Anyone who has access to your smartphone today can uncover all kinds of information about you.
Modern smartphones have advanced features that connect with every aspect of our lives, so it is not surprising that many of us are obsessed with this device. We cannot let it out of our sight for long, yet it is something that frequently gets lost or stolen.
The advanced smartphone technology comes with progressive security features as well, but shrewd hackers always find ways to break through the most complicated encryptions.
The smartphone is an item worth stealing since it is no less than a Pandora box of secrets. Digital data storage is convenient, but you can never fully evade the risks of being targeted by a white-collar crime.
Someone who cannot afford a good quality smartphone might be compelled to steals yours for
themselves, or sell it for instant cash. If your smartphone isn’t protected, the job becomes a lot easier for hackers, thieves, and intruders. Here’s what you can do to safeguard sensitive data on your app and maximize privacy:
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Tips to Protect Smartphone from Hackers
1. Start with the Basics
You can start with the preliminary security feature on your phone, such as using a password, pin,
pattern, or fingerprint to unlock the phone; many new phones are equipped with facial recognition as well. This basic feature is usually enough to keep your data safe from regular intruders. If you don’t lock your screen, it is pretty much an open invitation for anyone to peek in.
2. Come up with Strong Passwords
Using the same password for every app or log-in is a big mistake; if someone figures it out, they can
literally access every account synced with your phone. Remembering a dozen different passwords might seem difficult, but the effort pays off.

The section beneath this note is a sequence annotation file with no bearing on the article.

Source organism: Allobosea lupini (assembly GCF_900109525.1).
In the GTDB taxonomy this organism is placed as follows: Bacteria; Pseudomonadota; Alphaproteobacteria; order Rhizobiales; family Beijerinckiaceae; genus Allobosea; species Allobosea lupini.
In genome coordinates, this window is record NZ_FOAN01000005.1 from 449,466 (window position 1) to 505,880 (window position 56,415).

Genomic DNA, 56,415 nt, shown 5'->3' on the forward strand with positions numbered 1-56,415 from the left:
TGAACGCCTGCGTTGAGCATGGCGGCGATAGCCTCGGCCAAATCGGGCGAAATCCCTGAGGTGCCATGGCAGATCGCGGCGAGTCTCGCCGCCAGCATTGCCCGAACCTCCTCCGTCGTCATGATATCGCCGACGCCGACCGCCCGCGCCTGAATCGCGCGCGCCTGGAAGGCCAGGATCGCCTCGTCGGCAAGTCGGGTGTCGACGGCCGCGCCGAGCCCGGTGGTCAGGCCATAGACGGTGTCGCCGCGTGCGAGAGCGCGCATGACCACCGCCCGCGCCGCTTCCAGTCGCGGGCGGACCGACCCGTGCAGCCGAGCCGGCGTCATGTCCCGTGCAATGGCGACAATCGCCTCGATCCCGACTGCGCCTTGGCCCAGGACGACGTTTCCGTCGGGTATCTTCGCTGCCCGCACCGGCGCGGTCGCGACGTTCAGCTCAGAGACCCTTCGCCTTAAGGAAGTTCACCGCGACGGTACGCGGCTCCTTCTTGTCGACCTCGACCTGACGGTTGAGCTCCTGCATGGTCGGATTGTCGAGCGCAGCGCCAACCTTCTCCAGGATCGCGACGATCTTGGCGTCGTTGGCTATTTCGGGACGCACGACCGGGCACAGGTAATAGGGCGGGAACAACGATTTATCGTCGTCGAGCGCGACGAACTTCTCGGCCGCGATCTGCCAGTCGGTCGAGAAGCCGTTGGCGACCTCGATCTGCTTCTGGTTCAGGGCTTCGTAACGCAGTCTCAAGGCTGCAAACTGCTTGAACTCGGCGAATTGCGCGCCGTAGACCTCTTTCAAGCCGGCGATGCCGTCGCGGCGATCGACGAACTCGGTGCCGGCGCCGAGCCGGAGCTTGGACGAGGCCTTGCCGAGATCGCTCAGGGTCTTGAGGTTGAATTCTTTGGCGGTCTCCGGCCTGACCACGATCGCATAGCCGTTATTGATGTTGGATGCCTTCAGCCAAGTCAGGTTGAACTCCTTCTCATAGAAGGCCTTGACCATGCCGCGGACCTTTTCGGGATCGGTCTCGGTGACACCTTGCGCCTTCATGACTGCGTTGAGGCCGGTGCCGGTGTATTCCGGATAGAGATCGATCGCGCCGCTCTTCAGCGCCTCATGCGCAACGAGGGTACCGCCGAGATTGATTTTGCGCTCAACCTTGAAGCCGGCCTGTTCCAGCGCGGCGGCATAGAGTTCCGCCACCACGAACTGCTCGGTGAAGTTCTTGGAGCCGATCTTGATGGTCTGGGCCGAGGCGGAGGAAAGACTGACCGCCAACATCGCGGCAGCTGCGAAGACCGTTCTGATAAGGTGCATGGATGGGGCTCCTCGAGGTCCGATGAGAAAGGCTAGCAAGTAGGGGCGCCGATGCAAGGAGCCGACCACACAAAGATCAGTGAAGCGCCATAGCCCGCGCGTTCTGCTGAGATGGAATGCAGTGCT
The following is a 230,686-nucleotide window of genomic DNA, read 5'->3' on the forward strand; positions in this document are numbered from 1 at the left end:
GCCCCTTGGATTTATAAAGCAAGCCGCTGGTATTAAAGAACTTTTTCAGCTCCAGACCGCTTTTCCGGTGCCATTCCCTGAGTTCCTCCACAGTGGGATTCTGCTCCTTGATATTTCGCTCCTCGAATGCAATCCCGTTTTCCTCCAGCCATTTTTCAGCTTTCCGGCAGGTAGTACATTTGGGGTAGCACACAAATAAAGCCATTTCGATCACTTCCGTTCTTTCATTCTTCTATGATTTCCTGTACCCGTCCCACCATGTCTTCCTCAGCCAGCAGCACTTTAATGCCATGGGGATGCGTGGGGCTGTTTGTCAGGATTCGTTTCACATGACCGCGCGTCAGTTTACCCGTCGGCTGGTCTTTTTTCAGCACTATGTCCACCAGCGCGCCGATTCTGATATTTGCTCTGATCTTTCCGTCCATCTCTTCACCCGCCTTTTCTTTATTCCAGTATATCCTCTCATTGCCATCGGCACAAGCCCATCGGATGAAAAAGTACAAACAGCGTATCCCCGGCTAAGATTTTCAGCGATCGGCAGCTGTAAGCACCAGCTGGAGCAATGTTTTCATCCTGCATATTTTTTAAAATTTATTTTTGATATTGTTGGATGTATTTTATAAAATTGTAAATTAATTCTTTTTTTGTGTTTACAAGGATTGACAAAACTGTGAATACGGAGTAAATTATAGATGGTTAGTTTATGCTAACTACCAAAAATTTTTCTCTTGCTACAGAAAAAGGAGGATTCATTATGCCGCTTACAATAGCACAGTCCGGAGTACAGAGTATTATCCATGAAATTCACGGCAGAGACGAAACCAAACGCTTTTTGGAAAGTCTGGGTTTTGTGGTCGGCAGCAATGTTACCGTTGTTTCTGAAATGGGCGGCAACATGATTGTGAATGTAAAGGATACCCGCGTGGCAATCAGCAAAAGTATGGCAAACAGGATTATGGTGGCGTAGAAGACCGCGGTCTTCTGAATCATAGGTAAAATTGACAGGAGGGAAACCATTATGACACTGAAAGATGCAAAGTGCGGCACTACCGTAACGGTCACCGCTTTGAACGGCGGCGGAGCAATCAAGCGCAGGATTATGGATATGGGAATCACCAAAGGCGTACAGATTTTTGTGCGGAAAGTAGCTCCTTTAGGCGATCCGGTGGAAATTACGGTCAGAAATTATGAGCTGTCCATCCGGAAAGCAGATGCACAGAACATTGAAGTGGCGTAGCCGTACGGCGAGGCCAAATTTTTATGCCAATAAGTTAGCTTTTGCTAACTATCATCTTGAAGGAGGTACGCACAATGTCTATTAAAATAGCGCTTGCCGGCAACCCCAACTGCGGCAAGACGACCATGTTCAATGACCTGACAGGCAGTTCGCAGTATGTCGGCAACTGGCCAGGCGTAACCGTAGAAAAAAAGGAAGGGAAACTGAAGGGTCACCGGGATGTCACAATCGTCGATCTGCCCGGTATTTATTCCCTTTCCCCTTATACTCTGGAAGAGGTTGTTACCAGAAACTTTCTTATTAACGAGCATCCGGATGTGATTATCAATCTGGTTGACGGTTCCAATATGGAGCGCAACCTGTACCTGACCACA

Abstain from using generic passwords, such as your date of birth, or the name of a pet you cannot stop talking about. Create an alter ego to come up with a password that is almost impossible to guess.
3. Don’t install Third Party Apps
If you own an Android phone, always download applications from Google Play Store and if you have an iPhone, only get apps on the Apple store. Downloading third-party apps from unknown or unregistered sources is a deliberate breach of security. Apps that do not come from your phone’s designated app store are likely to contain malware that infects your phone’s software and make it vulnerable to all sorts of threats.
4. Do not use Public Wi-Fi without VPN
Public Wi-Fi can never be trusted because you never know who you’re sharing the network with. It is
best to use your own data to be safe, but if you absolutely need to use open Wi-Fi at a public place,
don’t do it without a VPN. The VPN will provide you with a private connection, so your device is not
detectable by hackers lurching nearby.
5. Install system updates
Enabling auto-updates on your phone will help you obtain all the latest augmentations for its system. This includes better security elements, thus you should never miss out on or delay an update.
6. Disable Lock-screen Notifications
The notifications on your lock screen can give away sensitive information without unlocking the phone. If you have left your phone lying around, anyone who checks your screen might be able to learn the gist of an important email or text message.
7. Lock individual Apps
By placing an individual lock on priority apps, you can guard your data even when an intruder manages to access your smartphone.
8. Turn on the tracking feature
Both iPhone and Android phones are equipped with the tracking feature in case they get lost. You can use a computer to pinpoint the location of your stolen phone through the synced account. You can lock your phone or remove data through your account settings.
9. Enable the self-erase feature
If you have highly confidential info stored on your phone, enable the self-erase feature in case an
intruder tries to unlock it. For example, the phone can be set to erase all memory after three wrong
attempts at guessing the lock screen pin or pattern.
10. Refrain from Auto-logins
Auto-logins are convenient and time-savvy, but quite risky. If all your apps and frequently visited
websites are accessible by auto-login, anyone who gets their hands on your phone may misuse them.